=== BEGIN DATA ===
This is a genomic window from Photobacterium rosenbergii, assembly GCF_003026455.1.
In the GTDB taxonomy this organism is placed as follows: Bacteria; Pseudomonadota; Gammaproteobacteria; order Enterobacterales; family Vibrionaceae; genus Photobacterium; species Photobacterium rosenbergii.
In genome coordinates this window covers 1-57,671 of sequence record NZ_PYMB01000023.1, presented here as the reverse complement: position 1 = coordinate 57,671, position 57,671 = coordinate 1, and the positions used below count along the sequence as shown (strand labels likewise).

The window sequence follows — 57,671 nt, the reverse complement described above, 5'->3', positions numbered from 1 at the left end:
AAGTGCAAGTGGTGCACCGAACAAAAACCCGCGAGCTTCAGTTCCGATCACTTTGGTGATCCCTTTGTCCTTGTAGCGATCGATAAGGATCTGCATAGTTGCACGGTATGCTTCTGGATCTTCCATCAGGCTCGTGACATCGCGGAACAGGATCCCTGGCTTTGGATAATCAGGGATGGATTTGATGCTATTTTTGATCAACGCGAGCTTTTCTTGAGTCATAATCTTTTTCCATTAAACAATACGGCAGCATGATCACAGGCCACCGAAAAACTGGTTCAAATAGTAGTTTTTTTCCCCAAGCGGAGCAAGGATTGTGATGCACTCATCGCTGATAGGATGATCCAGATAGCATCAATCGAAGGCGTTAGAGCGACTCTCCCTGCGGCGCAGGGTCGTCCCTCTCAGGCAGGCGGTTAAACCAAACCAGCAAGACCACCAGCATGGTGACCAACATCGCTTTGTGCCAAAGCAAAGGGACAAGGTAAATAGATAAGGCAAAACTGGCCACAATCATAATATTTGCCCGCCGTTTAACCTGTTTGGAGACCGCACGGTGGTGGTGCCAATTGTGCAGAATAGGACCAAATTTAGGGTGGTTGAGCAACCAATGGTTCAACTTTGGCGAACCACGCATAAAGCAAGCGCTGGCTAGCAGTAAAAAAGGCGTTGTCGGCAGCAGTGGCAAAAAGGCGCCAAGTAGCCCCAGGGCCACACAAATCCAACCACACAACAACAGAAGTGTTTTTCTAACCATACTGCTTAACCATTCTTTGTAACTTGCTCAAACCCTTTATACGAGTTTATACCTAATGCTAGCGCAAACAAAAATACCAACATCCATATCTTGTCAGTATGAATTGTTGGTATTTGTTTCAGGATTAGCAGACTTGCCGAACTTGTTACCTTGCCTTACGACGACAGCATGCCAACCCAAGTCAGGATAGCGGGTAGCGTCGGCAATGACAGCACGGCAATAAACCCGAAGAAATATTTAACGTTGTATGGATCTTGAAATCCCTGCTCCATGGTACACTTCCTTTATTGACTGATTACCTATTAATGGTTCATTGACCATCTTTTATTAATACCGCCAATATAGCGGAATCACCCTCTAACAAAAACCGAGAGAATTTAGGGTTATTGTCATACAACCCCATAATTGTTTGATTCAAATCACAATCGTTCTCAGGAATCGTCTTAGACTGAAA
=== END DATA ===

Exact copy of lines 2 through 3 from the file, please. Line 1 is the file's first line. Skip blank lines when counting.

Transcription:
In the GTDB taxonomy this organism is placed as follows: Bacteria; Pseudomonadota; Gammaproteobacteria; order Enterobacterales; family Vibrionaceae; genus Photobacterium; species Photobacterium rosenbergii.
In genome coordinates this window covers 1-57,671 of sequence record NZ_PYMB01000023.1, presented here as the reverse complement: position 1 = coordinate 57,671, position 57,671 = coordinate 1, and the positions used below count along the sequence as shown (strand labels likewise).